Amicus Briefs

amicusAnother vital aspect of appellate practice is the amicus curiae brief. An amicus curiae brief (or “friend-of-the-court” brief) is filed with the appellate court by an entity that is not a party to the lawsuit. It is a vehicle to educate the appellate court about the real-world consequences of an adverse disposition. Amicus briefs are usually filed by corporations, industry-specific organizations, and other advocacy groups with a particularized interest in the outcome of an appeal. This interest typically arises when an appellate court is poised to consider a novel issue that will affect the bottom-line of an industry or influence public policy. Because of the precedential effect of the anticipated opinion, it behooves the interested party to voice its concerns in an amicus curiae brief.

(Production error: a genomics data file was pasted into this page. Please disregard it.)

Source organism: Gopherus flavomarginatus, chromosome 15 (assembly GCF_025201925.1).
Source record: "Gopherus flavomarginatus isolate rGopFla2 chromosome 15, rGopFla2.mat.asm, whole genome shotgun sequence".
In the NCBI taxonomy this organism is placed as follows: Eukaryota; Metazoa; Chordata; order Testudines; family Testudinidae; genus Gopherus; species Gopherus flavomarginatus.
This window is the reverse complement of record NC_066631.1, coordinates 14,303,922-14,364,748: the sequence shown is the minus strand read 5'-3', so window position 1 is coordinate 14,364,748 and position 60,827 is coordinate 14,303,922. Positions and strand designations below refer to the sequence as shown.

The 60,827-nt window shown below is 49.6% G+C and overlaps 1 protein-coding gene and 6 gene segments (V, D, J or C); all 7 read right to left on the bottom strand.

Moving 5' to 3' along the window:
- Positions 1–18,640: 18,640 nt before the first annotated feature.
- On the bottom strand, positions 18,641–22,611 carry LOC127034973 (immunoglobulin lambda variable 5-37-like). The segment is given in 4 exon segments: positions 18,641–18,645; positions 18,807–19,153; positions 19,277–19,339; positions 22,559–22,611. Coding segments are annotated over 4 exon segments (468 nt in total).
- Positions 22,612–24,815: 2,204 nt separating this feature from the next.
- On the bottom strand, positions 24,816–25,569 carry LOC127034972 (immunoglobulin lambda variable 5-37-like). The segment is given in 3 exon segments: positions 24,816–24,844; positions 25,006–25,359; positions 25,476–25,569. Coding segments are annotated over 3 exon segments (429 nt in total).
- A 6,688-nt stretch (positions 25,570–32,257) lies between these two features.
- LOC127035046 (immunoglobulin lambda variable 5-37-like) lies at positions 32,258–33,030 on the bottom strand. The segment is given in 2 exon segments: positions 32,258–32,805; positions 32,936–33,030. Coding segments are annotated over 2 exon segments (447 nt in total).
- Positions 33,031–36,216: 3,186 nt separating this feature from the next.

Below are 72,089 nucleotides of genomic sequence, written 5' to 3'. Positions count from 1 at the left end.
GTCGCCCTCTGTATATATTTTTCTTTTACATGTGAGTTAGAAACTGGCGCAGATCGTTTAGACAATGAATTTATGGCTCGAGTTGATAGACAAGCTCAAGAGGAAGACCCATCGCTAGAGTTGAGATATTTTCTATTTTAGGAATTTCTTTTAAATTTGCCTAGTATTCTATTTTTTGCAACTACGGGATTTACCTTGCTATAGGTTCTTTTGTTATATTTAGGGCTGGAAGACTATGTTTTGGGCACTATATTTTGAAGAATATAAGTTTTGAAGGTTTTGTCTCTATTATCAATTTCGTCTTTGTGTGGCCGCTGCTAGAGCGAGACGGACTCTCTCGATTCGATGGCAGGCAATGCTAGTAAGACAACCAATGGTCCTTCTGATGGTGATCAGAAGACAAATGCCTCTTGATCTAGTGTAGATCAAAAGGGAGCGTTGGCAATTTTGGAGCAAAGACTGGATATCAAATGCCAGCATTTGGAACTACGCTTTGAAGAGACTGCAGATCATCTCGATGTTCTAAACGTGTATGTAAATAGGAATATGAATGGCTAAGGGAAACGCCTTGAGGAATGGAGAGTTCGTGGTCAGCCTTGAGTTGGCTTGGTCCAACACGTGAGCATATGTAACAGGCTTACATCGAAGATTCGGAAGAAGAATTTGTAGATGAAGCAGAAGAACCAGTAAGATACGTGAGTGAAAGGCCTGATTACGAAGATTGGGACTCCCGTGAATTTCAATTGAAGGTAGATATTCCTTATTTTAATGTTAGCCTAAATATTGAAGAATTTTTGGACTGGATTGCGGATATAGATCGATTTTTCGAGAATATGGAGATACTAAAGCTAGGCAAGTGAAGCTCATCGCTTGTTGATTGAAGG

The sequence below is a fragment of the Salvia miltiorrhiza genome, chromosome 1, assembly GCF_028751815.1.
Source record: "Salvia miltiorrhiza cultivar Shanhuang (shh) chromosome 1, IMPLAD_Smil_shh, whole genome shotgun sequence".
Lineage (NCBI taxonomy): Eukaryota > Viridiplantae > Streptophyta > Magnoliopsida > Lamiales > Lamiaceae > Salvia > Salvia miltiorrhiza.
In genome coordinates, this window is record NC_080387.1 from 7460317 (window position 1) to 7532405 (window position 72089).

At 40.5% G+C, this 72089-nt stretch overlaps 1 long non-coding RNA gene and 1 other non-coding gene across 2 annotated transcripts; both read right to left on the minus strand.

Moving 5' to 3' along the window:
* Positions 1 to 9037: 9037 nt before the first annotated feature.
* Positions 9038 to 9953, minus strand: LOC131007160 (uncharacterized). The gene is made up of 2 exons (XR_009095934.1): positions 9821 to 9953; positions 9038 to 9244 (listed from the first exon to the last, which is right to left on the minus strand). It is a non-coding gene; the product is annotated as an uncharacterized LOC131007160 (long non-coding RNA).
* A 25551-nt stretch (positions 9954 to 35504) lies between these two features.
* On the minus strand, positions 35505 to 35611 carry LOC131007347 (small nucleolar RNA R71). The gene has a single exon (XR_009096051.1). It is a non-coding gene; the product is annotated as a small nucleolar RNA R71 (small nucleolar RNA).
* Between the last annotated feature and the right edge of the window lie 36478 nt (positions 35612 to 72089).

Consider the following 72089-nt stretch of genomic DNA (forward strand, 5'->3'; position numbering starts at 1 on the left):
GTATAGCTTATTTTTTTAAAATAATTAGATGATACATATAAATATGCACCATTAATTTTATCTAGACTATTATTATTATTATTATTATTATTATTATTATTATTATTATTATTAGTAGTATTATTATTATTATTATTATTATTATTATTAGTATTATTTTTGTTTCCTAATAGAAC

Lara has experience crafting effective amicus curiae briefs. Most recently, Lara was called on to draft an amicus curiae brief in the U.S. Supreme Court. The case, Petrella v. Metro-Goldwyn-Mayer, Inc., involved a copyright dispute involving the Raging Bull film. The case presented a civil procedure question with real-world implications: Does the equitable doctrine of laches serve to cut off the Copyright Act’s statute of limitations because of undue delay in filing a lawsuit? Lara briefed the issue, providing the Court with historical and policy perspectives necessary to frame the issue for a modern understanding of the centuries-old doctrine. The Supreme Court held that laches cannot be invoked to knock out timely copyright claims.

Lara can be reached at (310) 975-8513 or at

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